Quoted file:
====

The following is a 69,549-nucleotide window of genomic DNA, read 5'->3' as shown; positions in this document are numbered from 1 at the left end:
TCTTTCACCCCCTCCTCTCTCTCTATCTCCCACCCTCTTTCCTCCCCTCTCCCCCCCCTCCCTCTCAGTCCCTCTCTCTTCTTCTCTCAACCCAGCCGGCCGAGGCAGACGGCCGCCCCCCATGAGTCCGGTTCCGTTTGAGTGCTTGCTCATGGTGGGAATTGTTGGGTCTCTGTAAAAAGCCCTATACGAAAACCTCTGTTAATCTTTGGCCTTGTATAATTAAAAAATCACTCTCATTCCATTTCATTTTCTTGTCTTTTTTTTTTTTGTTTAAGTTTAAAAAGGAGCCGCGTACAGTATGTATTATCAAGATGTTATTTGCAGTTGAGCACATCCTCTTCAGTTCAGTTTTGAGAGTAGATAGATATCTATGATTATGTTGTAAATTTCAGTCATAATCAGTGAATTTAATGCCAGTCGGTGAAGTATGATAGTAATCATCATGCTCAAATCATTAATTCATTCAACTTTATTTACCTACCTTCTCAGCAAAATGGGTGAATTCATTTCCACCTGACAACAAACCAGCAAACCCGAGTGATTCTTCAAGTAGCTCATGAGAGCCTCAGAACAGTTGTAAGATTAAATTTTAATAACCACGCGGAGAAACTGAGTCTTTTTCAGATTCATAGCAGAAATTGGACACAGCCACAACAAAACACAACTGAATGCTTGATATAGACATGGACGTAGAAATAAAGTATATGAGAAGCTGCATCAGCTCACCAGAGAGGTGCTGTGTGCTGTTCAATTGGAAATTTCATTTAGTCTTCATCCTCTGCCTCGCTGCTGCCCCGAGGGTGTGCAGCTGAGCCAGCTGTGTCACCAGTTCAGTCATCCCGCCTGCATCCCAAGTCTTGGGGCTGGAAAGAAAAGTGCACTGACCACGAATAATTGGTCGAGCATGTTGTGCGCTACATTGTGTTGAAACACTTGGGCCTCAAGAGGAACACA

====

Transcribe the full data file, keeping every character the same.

The following is a 69,549-nucleotide window of genomic DNA, read 5'->3' as shown; positions in this document are numbered from 1 at the left end:
TCTTTCACCCCCTCCTCTCTCTCTATCTCCCACCCTCTTTCCTCCCCTCTCCCCCCCCTCCCTCTCAGTCCCTCTCTCTTCTTCTCTCAACCCAGCCGGCCGAGGCAGACGGCCGCCCCCCATGAGTCCGGTTCCGTTTGAGTGCTTGCTCATGGTGGGAATTGTTGGGTCTCTGTAAAAAGCCCTATACGAAAACCTCTGTTAATCTTTGGCCTTGTATAATTAAAAAATCACTCTCATTCCATTTCATTTTCTTGTCTTTTTTTTTTTTGTTTAAGTTTAAAAAGGAGCCGCGTACAGTATGTATTATCAAGATGTTATTTGCAGTTGAGCACATCCTCTTCAGTTCAGTTTTGAGAGTAGATAGATATCTATGATTATGTTGTAAATTTCAGTCATAATCAGTGAATTTAATGCCAGTCGGTGAAGTATGATAGTAATCATCATGCTCAAATCATTAATTCATTCAACTTTATTTACCTACCTTCTCAGCAAAATGGGTGAATTCATTTCCACCTGACAACAAACCAGCAAACCCGAGTGATTCTTCAAGTAGCTCATGAGAGCCTCAGAACAGTTGTAAGATTAAATTTTAATAACCACGCGGAGAAACTGAGTCTTTTTCAGATTCATAGCAGAAATTGGACACAGCCACAACAAAACACAACTGAATGCTTGATATAGACATGGACGTAGAAATAAAGTATATGAGAAGCTGCATCAGCTCACCAGAGAGGTGCTGTGTGCTGTTCAATTGGAAATTTCATTTAGTCTTCATCCTCTGCCTCGCTGCTGCCCCGAGGGTGTGCAGCTGAGCCAGCTGTGTCACCAGTTCAGTCATCCCGCCTGCATCCCAAGTCTTGGGGCTGGAAAGAAAAGTGCACTGACCACGAATAATTGGTCGAGCATGTTGTGCGCTACATTGTGTTGAAACACTTGGGCCTCAAGAGGAACACA